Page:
- HIV is a chronic virus that attacks the immune system and makes it weaker against diseases
- HIV/AIDS is a global health issue which has claimed more than 32 million lives so far
- More than 36.9 million people are currently infected with HIV
- It’s a global epidemic but is more severe in South Africa, India, and Nigeria
- An estimated 1.7 million individuals worldwide became infected with HIV in 2018
- HIV can pass through to children from their mothers during pregnancy or via breastfeeding
- Late-stage HIV infection becomes AIDS which is a severe immune deficiency
- Regular HIV testing is important to know your status and stay safe from AIDS
World Aids Day
World AIDS Day is observed on December 1 every year. The day provides ample opportunity to spread awareness about the HIV and global AIDS epidemic. The knowledge is spread through events, conferences, and communities to prevent new infections and to support those who are living infected with this chronic disease. The theme of this year’s World AIDS Day is “Communities make the difference”. The purpose of this theme is to highlight the role of communities in the advocacy, activism, and mobilization at the grass-root level to prevent this disease from further spreading. Although HIV/AIDS is on the political agenda of most of the world leaders, however, every year this disease is spreading uncontrolled and has become the most destructive disease of human history. More than ever there is a need to take this activism at the community level to help educate societies to prevent this disease from further spreading at such a rapid pace.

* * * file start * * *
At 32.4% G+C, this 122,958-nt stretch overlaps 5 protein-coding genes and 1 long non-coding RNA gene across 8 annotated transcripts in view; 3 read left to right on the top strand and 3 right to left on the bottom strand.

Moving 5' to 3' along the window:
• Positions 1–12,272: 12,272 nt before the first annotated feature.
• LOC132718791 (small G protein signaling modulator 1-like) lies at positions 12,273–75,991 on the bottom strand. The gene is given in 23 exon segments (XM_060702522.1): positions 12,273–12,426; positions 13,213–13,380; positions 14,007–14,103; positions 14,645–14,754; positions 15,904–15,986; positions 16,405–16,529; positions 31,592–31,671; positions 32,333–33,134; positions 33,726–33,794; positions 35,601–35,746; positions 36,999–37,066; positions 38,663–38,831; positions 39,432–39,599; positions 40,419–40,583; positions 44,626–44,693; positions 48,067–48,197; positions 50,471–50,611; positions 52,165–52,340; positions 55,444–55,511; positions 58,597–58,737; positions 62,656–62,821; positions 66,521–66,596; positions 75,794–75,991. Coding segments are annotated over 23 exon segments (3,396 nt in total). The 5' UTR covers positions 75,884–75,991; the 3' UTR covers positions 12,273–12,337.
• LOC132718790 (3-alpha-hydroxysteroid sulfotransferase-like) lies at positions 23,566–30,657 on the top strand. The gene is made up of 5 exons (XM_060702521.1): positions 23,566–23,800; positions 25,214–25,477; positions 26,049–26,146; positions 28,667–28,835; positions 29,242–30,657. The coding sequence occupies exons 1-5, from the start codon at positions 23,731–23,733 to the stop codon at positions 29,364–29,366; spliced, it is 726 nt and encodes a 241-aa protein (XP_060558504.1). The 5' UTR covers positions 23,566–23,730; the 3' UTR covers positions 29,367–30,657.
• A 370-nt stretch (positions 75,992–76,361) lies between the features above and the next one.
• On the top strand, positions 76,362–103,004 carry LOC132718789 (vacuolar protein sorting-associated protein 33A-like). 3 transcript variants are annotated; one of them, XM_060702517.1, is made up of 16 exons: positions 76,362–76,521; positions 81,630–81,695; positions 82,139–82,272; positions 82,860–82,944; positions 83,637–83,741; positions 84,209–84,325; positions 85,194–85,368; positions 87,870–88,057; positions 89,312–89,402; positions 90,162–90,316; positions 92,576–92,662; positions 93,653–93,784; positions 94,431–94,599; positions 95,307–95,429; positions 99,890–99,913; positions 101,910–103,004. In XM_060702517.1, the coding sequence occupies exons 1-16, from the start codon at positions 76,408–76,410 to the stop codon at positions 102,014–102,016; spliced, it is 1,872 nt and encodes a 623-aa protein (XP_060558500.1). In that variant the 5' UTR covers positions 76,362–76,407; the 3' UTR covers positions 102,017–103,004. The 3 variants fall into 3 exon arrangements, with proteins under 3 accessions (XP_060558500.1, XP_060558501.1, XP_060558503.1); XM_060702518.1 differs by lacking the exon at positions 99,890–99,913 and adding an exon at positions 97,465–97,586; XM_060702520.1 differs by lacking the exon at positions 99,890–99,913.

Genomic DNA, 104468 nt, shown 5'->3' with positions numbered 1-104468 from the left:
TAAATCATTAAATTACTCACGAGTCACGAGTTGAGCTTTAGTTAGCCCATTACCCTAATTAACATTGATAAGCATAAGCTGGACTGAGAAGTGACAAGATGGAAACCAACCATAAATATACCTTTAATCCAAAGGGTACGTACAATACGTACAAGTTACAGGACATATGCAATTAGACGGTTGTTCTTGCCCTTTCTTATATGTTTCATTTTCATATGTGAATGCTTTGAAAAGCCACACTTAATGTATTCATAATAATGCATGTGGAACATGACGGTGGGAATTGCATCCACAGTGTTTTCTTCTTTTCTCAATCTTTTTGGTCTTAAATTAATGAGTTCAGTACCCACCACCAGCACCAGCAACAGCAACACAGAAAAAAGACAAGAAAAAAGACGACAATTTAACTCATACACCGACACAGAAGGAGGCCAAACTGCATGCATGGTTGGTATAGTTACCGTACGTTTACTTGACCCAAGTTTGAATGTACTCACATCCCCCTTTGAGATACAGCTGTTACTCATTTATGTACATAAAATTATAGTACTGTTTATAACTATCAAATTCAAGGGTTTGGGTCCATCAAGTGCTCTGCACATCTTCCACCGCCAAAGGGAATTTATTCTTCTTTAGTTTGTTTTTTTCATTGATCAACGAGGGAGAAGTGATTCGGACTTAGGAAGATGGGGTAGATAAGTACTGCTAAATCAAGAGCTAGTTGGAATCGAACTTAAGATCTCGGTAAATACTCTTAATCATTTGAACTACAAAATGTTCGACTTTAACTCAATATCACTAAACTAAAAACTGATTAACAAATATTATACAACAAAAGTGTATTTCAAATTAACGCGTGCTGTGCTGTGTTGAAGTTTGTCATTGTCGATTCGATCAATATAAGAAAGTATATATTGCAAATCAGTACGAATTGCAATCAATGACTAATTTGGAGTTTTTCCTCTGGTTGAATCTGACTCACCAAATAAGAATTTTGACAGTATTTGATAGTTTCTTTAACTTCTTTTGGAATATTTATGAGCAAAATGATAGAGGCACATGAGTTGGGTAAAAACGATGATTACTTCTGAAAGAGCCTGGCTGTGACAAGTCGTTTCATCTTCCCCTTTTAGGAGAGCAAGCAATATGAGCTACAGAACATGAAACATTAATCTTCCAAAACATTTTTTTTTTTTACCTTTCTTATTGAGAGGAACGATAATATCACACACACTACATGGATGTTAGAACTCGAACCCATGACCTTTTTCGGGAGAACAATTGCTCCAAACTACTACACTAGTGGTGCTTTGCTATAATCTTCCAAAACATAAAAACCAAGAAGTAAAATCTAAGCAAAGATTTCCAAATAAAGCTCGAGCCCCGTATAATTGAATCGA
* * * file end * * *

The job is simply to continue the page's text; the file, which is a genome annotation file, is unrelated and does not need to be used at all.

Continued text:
HIV stands for human immunodeficiency virus – which is a type of virus that attacks the CD4 white blood cells in the human body. The CD4 cells, also called T-cells, are the type of white blood cells that guard the human body against disease attack and subsequent illness. HIV gradually destroys the immune system and in 10 to 15 years weakens it beyond care. Late-stage HIV infection severely damages the immune system and this medical condition is called AIDS. AIDS stands for acquired immune deficiency syndrome that is a set of symptoms and diseases caused by HIV. When the virus destroys a big number of CD4 cells and the number of cells falls below 200 cells per cubic millimeter of blood then the infected person is considered an AIDS patient.
How AIDS Spreads
HIV/AIDS spreads through unprotected contact of body fluids of a person with the infected body. Most commonly it spreads via unprotected sex or when the infected syringe is shared that transmits the virus to another body. HIV/AIDS can’t be transmitted through sweat, saliva or urine which means an infected person can easily mingle socially, shake hands, share drinks and it is not dangerous. Only certain body fluids present in blood, semen and breast milk can transmit the virus. Pregnant women with HIV infection can also transmit the virus to their babies and via breastfeeding. Although the reasons for AIDS spread are easier to understand but casual social and sexual behavior; and giving no heed to diagnosis leads to a regular increase in the number of infected patients. According to research, just in 2018 more than 2.3 million people got newly infected with the disease and 1.1 million died due to AIDS.